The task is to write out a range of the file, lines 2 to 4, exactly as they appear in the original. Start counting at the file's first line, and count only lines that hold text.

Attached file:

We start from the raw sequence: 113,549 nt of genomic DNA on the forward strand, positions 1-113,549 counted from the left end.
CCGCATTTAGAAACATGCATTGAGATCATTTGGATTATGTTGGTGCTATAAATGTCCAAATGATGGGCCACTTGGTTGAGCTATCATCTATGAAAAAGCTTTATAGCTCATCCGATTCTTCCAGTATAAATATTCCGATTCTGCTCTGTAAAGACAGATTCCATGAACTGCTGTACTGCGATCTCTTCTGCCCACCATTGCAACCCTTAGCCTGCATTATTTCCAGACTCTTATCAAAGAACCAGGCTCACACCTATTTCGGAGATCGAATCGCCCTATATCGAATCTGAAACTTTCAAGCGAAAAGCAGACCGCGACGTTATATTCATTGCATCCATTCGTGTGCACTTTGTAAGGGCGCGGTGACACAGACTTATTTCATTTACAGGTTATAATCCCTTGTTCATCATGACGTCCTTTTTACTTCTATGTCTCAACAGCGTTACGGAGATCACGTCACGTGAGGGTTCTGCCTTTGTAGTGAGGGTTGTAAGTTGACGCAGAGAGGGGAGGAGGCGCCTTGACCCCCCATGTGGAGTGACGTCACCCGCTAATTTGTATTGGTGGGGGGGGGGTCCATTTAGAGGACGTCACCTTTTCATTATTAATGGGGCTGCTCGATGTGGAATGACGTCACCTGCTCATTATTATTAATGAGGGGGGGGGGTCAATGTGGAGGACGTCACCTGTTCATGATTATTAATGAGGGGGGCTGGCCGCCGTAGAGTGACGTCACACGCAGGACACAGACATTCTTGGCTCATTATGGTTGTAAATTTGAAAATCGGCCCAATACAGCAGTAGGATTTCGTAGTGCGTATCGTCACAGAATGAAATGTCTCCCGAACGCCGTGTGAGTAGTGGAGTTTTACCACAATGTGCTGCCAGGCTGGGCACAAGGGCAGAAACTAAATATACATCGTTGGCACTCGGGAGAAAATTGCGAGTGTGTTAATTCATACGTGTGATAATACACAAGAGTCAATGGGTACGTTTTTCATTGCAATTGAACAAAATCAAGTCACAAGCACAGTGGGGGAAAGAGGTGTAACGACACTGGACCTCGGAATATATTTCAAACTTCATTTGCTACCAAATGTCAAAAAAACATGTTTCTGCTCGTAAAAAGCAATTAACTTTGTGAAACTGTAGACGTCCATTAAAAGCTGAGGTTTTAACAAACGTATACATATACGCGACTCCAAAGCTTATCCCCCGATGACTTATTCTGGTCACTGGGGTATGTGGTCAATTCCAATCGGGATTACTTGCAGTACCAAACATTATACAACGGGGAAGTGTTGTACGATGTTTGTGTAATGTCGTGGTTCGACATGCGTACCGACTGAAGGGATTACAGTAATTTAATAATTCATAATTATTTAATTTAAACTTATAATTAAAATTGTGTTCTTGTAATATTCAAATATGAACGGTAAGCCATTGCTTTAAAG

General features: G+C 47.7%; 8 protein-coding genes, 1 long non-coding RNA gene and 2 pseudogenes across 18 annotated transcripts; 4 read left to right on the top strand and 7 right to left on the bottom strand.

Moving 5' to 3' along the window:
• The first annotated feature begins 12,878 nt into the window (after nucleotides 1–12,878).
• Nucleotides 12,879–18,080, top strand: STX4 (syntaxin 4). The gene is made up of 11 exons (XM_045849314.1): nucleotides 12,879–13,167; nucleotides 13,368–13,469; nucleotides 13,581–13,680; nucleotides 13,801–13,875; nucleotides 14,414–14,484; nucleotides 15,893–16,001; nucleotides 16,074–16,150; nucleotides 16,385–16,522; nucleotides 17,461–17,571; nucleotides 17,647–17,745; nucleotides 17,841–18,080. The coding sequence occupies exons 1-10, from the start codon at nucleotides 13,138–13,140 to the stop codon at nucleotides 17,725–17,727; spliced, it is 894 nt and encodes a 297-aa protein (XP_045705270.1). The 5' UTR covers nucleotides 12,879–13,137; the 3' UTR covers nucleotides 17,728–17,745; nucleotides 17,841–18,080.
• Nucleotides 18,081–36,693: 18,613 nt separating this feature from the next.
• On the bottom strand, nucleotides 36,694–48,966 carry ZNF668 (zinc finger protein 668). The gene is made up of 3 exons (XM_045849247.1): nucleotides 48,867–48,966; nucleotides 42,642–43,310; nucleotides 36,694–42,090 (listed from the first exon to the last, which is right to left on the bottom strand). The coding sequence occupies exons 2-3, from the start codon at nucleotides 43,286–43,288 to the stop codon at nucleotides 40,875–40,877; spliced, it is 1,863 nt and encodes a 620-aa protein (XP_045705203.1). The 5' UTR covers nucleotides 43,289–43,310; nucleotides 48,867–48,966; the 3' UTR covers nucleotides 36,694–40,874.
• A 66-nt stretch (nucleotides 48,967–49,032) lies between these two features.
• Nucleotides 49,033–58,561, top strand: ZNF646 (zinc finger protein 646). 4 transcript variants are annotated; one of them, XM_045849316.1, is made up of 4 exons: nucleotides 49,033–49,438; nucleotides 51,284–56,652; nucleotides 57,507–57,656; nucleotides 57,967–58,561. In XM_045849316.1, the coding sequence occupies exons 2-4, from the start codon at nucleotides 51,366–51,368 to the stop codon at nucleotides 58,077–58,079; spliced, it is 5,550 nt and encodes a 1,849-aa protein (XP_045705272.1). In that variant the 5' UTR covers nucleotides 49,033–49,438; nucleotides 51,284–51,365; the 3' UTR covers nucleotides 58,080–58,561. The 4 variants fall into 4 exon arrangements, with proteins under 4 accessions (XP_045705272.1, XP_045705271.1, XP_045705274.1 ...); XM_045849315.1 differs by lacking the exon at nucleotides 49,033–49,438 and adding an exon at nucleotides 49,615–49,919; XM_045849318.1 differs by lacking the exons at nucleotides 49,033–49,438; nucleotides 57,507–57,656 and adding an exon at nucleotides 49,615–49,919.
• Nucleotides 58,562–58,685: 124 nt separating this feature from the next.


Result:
CCGCATTTAGAAACATGCATTGAGATCATTTGGATTATGTTGGTGCTATAAATGTCCAAATGATGGGCCACTTGGTTGAGCTATCATCTATGAAAAAGCTTTATAGCTCATCCGATTCTTCCAGTATAAATATTCCGATTCTGCTCTGTAAAGACAGATTCCATGAACTGCTGTACTGCGATCTCTTCTGCCCACCATTGCAACCCTTAGCCTGCATTATTTCCAGACTCTTATCAAAGAACCAGGCTCACACCTATTTCGGAGATCGAATCGCCCTATATCGAATCTGAAACTTTCAAGCGAAAAGCAGACCGCGACGTTATATTCATTGCATCCATTCGTGTGCACTTTGTAAGGGCGCGGTGACACAGACTTATTTCATTTACAGGTTATAATCCCTTGTTCATCATGACGTCCTTTTTACTTCTATGTCTCAACAGCGTTACGGAGATCACGTCACGTGAGGGTTCTGCCTTTGTAGTGAGGGTTGTAAGTTGACGCAGAGAGGGGAGGAGGCGCCTTGACCCCCCATGTGGAGTGACGTCACCCGCTAATTTGTATTGGTGGGGGGGGGGTCCATTTAGAGGACGTCACCTTTTCATTATTAATGGGGCTGCTCGATGTGGAATGACGTCACCTGCTCATTATTATTAATGAGGGGGGGGGGTCAATGTGGAGGACGTCACCTGTTCATGATTATTAATGAGGGGGGCTGGCCGCCGTAGAGTGACGTCACACGCAGGACACAGACATTCTTGGCTCATTATGGTTGTAAATTTGAAAATCGGCCCAATACAGCAGTAGGATTTCGTAGTGCGTATCGTCACAGAATGAAATGTCTCCCGAACGCCGTGTGAGTAGTGGAGTTTTACCACAATGTGCTGCCAGGCTGGGCACAAGGGCAGAAACTAAATATACATCGTTGGCACTCGGGAGAAAATTGCGAGTGTGTTAATTCATACGTGTGATAATACACAAGAGTCAATGGGTACGTTTTTCATTGCAATTGAACAAAATCAAGTCACAAGCACAGTGGGGGAAAGAGGTGTAACGACACTGGACCTCGGAATATATTTCAAACTTCATTTGCTACCAAATGTCAAAAAAACATGTTTCTGCTCGTAAAAAGCAATTAACTTTGTGAAACTGTAGACGTCCATTAAAAGCTGAGGTTTTAACAAACGTATACATATACGCGACTCCAAAGCTTATCCCCCGATGACTTATTCTGGTCACTGGGGTATGTGGTCAATTCCAATCGGGATTACTTGCAGTACCAAACATTATACAACGGGGAAGTGTTGTACGATGTTTGTGTAATGTCGTGGTTCGACATGCGTACCGACTGAAGGGATTACAGTAATTTAATAATTCATAATTATTTAATTTAAACTTATAATTAAAATTGTGTTCTTGTAATATTCAAATATGAACGGTAAGCCATTGCTTTAAAG

General features: G+C 47.7%; 8 protein-coding genes, 1 long non-coding RNA gene and 2 pseudogenes across 18 annotated transcripts; 4 read left to right on the top strand and 7 right to left on the bottom strand.

Moving 5' to 3' along the window: